• The forecast and its assumptions should be published and made easily accessible on the Internet.  Most states follow this practice, but six do not, leaving their estimates less transparent to the public and others not involved in the forecasting process.
  • Meetings of the forecasting body should be open to the public.  In 20 states and the District of Columbia, forecasting meetings are closed to the public, unnecessarily diminishing the trust with which the forecasts might otherwise be received.
  • Estimates should be revised during the year.  Reviewing earlier estimates to adjust them for changing economic circumstances can improve their accuracy.  Eleven states do not regularly review their estimates during the course of the budget session.

Fifteen states employ all five of the best practices identified by our research and can serve as models for the rest of the country. (See the Appendix for how each state performs.)  Eleven states employ only one or two of the five best practices.  These states, in particular, could benefit from adopting the better revenue estimating practices that many other states use.

Best Practices in State Revenue Forecasting

Every state estimates how much revenue it will collect in the upcoming fiscal year.  This estimate sets a benchmark for how much funding the state will be able to provide to schools and other public services.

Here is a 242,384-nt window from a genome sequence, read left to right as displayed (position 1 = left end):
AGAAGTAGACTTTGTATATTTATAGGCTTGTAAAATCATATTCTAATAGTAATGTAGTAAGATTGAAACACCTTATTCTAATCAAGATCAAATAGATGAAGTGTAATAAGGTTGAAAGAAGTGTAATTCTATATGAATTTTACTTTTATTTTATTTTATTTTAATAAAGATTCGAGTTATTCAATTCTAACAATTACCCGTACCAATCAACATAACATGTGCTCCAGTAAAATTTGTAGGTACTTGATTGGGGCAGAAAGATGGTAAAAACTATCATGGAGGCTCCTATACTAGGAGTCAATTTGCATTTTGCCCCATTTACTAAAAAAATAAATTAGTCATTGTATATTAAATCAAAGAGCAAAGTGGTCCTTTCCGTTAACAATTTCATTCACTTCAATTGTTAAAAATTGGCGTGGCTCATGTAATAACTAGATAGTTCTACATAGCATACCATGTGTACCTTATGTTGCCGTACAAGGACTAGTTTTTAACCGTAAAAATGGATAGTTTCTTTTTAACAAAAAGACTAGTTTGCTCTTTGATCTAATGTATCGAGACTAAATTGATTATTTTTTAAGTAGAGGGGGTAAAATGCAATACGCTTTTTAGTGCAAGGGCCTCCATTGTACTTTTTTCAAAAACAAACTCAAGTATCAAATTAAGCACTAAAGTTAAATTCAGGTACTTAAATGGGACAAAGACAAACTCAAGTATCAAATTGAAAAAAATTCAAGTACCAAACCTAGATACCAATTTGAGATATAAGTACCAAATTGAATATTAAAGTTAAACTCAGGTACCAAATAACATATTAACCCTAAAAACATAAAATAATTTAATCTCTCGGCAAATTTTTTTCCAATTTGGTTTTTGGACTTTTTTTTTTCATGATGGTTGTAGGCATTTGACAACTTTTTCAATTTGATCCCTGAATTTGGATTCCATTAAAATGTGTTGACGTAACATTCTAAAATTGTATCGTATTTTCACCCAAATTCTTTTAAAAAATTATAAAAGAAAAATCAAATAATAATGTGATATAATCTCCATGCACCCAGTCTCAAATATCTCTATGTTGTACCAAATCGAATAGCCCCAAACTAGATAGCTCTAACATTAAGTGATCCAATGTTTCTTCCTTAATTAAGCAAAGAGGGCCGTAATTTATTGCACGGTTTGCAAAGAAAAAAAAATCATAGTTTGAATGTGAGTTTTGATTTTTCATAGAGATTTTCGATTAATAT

Much of the state revenue forecasting literature evaluates the relative accuracy of various methods that states use.[1]  The overall conclusion of this research is that no one method is consistently more accurate than others.[2]  But this research has identified other important advantages for states from a professional revenue forecasting process that is transparent and inclusive. 

A professional revenue forecasting process is technical in nature, based on the best possible economic forecasts.  Expert fiscal staff within government prepare it, ideally with input from academic and private economists.  A transparent and inclusive revenue forecasting process is prepared jointly by the executive and legislative branches.  In addition, the public and others — including legislators not directly involved in the estimation process — are kept informed through open meetings, and the publication of the forecast and the assumptions behind it.